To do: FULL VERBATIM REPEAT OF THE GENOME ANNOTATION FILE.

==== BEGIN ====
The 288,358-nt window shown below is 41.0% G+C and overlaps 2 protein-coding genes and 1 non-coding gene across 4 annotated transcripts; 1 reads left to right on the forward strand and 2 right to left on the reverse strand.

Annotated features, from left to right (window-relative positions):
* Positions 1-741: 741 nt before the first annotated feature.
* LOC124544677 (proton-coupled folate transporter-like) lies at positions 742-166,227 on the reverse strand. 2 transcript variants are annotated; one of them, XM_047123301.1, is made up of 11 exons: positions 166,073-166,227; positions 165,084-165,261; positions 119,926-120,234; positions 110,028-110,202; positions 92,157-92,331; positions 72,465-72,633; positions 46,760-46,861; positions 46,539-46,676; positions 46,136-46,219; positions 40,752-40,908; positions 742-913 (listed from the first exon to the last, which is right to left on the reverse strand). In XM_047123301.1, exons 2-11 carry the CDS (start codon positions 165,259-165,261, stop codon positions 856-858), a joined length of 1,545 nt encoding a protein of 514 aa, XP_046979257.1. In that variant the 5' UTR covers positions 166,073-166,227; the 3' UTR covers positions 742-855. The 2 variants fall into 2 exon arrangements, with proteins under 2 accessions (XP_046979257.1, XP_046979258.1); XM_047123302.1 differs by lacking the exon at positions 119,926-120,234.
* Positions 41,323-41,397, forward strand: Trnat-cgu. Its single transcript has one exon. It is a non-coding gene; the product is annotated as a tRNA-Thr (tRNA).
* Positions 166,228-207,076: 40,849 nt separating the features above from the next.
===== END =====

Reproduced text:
The 288,358-nt window shown below is 41.0% G+C and overlaps 2 protein-coding genes and 1 non-coding gene across 4 annotated transcripts; 1 reads left to right on the forward strand and 2 right to left on the reverse strand.

Annotated features, from left to right (window-relative positions):
* Positions 1-741: 741 nt before the first annotated feature.
* LOC124544677 (proton-coupled folate transporter-like) lies at positions 742-166,227 on the reverse strand. 2 transcript variants are annotated; one of them, XM_047123301.1, is made up of 11 exons: positions 166,073-166,227; positions 165,084-165,261; positions 119,926-120,234; positions 110,028-110,202; positions 92,157-92,331; positions 72,465-72,633; positions 46,760-46,861; positions 46,539-46,676; positions 46,136-46,219; positions 40,752-40,908; positions 742-913 (listed from the first exon to the last, which is right to left on the reverse strand). In XM_047123301.1, exons 2-11 carry the CDS (start codon positions 165,259-165,261, stop codon positions 856-858), a joined length of 1,545 nt encoding a protein of 514 aa, XP_046979257.1. In that variant the 5' UTR covers positions 166,073-166,227; the 3' UTR covers positions 742-855. The 2 variants fall into 2 exon arrangements, with proteins under 2 accessions (XP_046979257.1, XP_046979258.1); XM_047123302.1 differs by lacking the exon at positions 119,926-120,234.
* Positions 41,323-41,397, forward strand: Trnat-cgu. Its single transcript has one exon. It is a non-coding gene; the product is annotated as a tRNA-Thr (tRNA).
* Positions 166,228-207,076: 40,849 nt separating the features above from the next.